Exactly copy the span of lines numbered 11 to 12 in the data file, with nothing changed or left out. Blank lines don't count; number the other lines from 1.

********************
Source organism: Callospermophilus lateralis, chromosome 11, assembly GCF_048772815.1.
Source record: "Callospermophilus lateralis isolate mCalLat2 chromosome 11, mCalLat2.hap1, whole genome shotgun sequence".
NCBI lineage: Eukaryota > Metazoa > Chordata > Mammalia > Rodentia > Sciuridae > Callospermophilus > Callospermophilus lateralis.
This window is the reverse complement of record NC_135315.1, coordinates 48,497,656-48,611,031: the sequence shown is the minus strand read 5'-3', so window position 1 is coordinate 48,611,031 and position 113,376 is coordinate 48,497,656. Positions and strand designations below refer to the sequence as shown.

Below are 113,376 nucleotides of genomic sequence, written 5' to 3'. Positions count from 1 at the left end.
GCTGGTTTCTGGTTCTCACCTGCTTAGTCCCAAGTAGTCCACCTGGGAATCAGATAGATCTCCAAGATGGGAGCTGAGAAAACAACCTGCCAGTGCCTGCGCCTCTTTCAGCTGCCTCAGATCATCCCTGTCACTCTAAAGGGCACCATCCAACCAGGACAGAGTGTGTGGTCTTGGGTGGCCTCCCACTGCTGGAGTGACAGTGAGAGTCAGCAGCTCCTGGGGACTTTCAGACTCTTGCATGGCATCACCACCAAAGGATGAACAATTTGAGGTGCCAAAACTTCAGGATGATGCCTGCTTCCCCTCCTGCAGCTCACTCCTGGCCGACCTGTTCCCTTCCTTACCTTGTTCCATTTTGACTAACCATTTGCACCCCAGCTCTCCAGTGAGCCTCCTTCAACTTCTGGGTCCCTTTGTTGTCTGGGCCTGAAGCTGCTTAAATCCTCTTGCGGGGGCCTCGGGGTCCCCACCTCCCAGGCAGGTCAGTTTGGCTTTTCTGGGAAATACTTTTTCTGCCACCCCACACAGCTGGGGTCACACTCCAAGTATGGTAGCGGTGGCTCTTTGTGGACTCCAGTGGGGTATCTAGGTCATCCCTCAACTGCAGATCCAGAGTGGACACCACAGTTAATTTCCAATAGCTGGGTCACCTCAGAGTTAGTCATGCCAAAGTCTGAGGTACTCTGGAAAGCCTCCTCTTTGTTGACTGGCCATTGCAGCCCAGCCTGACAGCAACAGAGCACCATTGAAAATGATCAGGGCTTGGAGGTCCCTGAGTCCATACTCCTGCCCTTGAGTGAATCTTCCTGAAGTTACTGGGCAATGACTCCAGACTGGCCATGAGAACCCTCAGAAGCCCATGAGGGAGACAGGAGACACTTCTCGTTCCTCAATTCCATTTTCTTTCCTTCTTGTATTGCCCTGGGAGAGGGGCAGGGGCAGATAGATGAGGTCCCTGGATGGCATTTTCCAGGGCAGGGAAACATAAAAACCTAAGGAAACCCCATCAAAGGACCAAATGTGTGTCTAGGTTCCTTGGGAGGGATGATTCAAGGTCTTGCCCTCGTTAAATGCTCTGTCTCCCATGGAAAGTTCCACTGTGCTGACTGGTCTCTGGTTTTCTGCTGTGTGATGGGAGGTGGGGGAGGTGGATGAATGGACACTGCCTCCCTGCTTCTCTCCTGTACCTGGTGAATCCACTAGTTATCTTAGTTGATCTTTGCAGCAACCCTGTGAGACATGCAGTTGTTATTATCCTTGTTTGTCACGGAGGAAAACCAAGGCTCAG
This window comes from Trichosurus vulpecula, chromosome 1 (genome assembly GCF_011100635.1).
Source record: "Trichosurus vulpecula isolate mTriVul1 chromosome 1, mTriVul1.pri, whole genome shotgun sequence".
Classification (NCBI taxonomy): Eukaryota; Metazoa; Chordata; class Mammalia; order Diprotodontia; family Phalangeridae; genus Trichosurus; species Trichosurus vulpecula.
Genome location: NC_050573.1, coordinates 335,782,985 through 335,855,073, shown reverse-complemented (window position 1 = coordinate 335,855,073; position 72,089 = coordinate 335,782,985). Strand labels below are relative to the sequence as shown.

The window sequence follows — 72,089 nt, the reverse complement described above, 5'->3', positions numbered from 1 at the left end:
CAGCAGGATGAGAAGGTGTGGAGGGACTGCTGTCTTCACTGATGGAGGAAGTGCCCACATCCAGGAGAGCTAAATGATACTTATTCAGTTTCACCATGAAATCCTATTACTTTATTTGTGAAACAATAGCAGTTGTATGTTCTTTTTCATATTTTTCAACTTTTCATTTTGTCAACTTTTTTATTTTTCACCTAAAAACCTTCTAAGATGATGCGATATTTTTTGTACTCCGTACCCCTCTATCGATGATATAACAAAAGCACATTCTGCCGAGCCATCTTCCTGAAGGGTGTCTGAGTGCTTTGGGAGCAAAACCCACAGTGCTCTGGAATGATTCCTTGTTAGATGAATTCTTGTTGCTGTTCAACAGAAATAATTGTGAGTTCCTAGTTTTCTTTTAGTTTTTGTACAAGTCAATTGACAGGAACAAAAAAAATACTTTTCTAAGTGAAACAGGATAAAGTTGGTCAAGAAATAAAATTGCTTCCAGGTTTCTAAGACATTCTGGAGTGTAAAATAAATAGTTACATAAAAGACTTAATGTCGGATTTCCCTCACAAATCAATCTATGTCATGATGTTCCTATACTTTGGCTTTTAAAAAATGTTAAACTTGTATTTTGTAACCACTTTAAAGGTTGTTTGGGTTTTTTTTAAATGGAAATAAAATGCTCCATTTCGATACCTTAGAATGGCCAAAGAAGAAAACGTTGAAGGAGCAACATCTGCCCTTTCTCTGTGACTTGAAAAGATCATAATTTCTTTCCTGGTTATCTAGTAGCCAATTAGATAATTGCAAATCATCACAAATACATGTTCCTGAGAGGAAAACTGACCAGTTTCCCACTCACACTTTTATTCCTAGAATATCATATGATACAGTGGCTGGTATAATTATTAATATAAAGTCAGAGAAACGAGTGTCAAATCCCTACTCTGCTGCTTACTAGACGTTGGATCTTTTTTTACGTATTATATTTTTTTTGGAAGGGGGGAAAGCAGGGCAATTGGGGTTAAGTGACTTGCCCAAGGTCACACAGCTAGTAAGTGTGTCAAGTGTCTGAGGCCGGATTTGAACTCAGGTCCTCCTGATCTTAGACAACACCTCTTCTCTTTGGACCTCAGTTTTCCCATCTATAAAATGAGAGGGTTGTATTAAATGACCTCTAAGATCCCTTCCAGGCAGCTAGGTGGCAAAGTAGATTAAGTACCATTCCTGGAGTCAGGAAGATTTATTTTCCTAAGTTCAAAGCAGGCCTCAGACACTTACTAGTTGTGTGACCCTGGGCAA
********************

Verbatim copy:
The window sequence follows — 72,089 nt, the reverse complement described above, 5'->3', positions numbered from 1 at the left end:
CAGCAGGATGAGAAGGTGTGGAGGGACTGCTGTCTTCACTGATGGAGGAAGTGCCCACATCCAGGAGAGCTAAATGATACTTATTCAGTTTCACCATGAAATCCTATTACTTTATTTGTGAAACAATAGCAGTTGTATGTTCTTTTTCATATTTTTCAACTTTTCATTTTGTCAACTTTTTTATTTTTCACCTAAAAACCTTCTAAGATGATGCGATATTTTTTGTACTCCGTACCCCTCTATCGATGATATAACAAAAGCACATTCTGCCGAGCCATCTTCCTGAAGGGTGTCTGAGTGCTTTGGGAGCAAAACCCACAGTGCTCTGGAATGATTCCTTGTTAGATGAATTCTTGTTGCTGTTCAACAGAAATAATTGTGAGTTCCTAGTTTTCTTTTAGTTTTTGTACAAGTCAATTGACAGGAACAAAAAAAATACTTTTCTAAGTGAAACAGGATAAAGTTGGTCAAGAAATAAAATTGCTTCCAGGTTTCTAAGACATTCTGGAGTGTAAAATAAATAGTTACATAAAAGACTTAATGTCGGATTTCCCTCACAAATCAATCTATGTCATGATGTTCCTATACTTTGGCTTTTAAAAAATGTTAAACTTGTATTTTGTAACCACTTTAAAGGTTGTTTGGGTTTTTTTTAAATGGAAATAAAATGCTCCATTTCGATACCTTAGAATGGCCAAAGAAGAAAACGTTGAAGGAGCAACATCTGCCCTTTCTCTGTGACTTGAAAAGATCATAATTTCTTTCCTGGTTATCTAGTAGCCAATTAGATAATTGCAAATCATCACAAATACATGTTCCTGAGAGGAAAACTGACCAGTTTCCCACTCACACTTTTATTCCTAGAATATCATATGATACAGTGGCTGGTATAATTATTAATATAAAGTCAGAGAAACGAGTGTCAAATCCCTACTCTGCTGCTTACTAGACGTTGGATCTTTTTTTACGTATTATATTTTTTTTGGAAGGGGGGAAAGCAGGGCAATTGGGGTTAAGTGACTTGCCCAAGGTCACACAGCTAGTAAGTGTGTCAAGTGTCTGAGGCCGGATTTGAACTCAGGTCCTCCTGATCTTAGACAACACCTCTTCTCTTTGGACCTCAGTTTTCCCATCTATAAAATGAGAGGGTTGTATTAAATGACCTCTAAGATCCCTTCCAGGCAGCTAGGTGGCAAAGTAGATTAAGTACCATTCCTGGAGTCAGGAAGATTTATTTTCCTAAGTTCAAAGCAGGCCTCAGACACTTACTAGTTGTGTGACCCTGGGCAA